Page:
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Let's Not Get Salty Over Sodium

Let's Not Get Salty Over Sodium

I think we can all agree that everything tastes better with a bit of salt on it right?

    However, growing up, I'm sure you've heard one too many times that salt can be bad and lead to things like hypertension, high blood pressure, water retention, and even kidney issues down the line. While that may be true in severe cases where the body is incapable of regulating its levels of hydration, sodium is not bad for us and, in fact, extremely important for more than just making things taste good.

    Sodium is considered the main mineral of solubility, right next to potassium, meaning it helps dissolve compounds made up of minerals and is found extracellularly. This is important to note, for when we look to our Na:K ratio on an HTMA, we are peeking into how well the electrical charge is within the cell membrane. This ratio is recognized as the "vitality ratio" or even "life and death ratio", for when it is elevated, it is associated with a lot of inflammation and acute stress, where as if low, the body is in a state of extreme exhaustion and chronic stress. 

    This brings us to one of the most important functions of sodium, and that is the role it plays within the adrenals. This mineral is regulated by the stress response our adrenals give out and offers us an understanding on what type of state of stress our body is under as mentioned above. This could then be correlated to symptoms in which sodium has been recognized to worsen such as high blood pressure or water retention. When it is high, the symptoms that come with high sodium is a result of a stressor that needs to be discovered. The symptom is never the answer, hence your salt intake is not the cause of your high blood pressure or cardiovascular issues. In fact, it's a reflection of the stress response your body is giving out. 

    Furthermore, it's also an alkalizing mineral helping the body exchange nutrients between blood and interstitial fluid, regulating pH levels, and even producing stomach acidity as sodium chloride can be transformed into hydrochloric acid. 

    So what does this mean and how do we interpret sodium on an HTMA? Glad you asked.
    First, let's break down a bit of the energetics of this mineral so you can understand a bit of why it influences people in a certain way depending on its levels on a test.

    With every HTMA ratio we can see on a test, such as our Ca:P ratio, Ca:Mg, Zn:Cu, there is always a masculine and feminine energetic component to it. Just like yin and yang. Sodium represents the masculine energy in its ratios such as Na:K or Na:Mg. Sodium exudes masculine energy because of the force and energy it provides when present at normal or even high levels. We can see as a pattern that those with high Na levels on their HTMA can come off a bit frustrated, angry and forceful. There are even instances where one feels very inflamed and even hot to touch, both physically and emotionally. It's a stimulating mineral, driving not just the stress response in the adrenals but also the metabolism, which makes sense considering both babies and men tend to naturally have higher sodium levels on an HTMA and faster metabolisms in general.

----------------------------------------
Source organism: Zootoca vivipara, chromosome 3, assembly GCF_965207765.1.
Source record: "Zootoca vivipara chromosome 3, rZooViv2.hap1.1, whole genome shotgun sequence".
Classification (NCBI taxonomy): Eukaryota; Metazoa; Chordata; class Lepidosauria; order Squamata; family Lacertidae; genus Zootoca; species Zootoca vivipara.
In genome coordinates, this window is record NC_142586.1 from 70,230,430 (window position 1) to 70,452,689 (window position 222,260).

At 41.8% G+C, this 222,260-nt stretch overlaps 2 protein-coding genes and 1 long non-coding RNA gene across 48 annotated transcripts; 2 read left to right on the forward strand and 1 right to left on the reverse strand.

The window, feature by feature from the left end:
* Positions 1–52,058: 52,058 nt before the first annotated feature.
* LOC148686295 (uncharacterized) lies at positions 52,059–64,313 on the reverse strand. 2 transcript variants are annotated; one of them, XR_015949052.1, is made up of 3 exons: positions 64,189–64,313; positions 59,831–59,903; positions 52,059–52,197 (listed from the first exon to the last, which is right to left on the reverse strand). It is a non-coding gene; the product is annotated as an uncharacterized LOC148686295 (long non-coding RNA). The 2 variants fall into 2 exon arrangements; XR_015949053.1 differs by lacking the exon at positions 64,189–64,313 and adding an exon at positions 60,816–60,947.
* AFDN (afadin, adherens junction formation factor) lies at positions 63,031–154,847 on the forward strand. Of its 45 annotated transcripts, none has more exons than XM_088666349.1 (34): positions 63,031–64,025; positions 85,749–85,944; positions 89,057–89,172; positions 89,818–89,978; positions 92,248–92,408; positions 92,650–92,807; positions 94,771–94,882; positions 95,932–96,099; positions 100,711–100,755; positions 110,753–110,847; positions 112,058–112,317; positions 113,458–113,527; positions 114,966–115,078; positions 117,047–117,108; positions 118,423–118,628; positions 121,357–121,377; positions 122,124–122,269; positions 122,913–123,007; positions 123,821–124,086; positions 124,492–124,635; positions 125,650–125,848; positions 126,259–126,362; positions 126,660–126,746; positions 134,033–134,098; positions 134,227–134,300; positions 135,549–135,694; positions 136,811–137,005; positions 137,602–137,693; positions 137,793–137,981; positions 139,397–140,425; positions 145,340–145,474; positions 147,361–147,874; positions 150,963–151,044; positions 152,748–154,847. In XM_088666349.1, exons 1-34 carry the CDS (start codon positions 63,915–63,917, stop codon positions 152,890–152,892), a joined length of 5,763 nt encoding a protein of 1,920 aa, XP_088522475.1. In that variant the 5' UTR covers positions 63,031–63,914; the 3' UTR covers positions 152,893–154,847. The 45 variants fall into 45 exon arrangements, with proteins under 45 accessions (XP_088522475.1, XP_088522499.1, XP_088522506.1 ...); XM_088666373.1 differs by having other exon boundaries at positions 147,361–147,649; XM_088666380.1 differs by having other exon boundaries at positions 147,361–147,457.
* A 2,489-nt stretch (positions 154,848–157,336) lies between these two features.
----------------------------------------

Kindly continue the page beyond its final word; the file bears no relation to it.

Ideally we want our Na levels to exclusively be between a 9mg%-28mg% if using the laboratory Trace Elements Inc. It is still acceptable to have a level as low as 3mg% or as high as 34mg% depending on the context, but it's always important to look at the entire test, how a client is feeling, their current life situation, health condition, etc.

    That being said, either end of the spectrum, whether it be high or low, offers insight on as to what could be happening in the body. 

    When the Na level is high on an HTMA, this could be a sign of a few things:

    1. There is an elevated level of aldosterone secretion coming from the adrenal glands as a result of acute stress or intense feelings of anger, frustration or fear that is prolonged.
    2. An individual's metabolism is stuck in "fight" mode, where the body is burning through energy too quickly to preserve and store in tissues for later, essentially being catabolic.
    3. Potential kidney infection.
    4. Extremely low levels of calcium or magnesium, for they are antagonistic to each other, thus can show up as anxiety or fear (and high levels of sodium burns through these minerals)
    5. An excess amount of supplementation or elevated levels of the following nutrients: potassium, manganese, chromium, and vitamins B, C and E. 
    6. Heavy metal toxicity, particularly cadmium.

    On the flip side, low levels of Na are a sign of:

    1. Chronic stress where the stress response can no longer be activated. The body is officially depleted and has no energy to provide a signal for help.
    2. Adrenal burn out.
    3. Low salt diet.
    4. Depression or a sense of loss.
    5. Inability to digest food, particularly proteins.
    6. Excess supplementation of calcium or magnesium supplements, and high levels of potassium on an HTMA because of the change of oxidation in the metabolism. Note here that potassium can both antagonize and synergize sodium. 

    All in all, as you can see, sodium is not a dangerous mineral as we're led to believe and in fact vital for proper adrenal function, digestion, energy levels and so much more as we discussed today. 

    Barbara Madimenos
    Hair Tissue Mineral Analysis Practitioner
    Functional Diagnostic Nutrition Practitioner
    Integrative Health Coach

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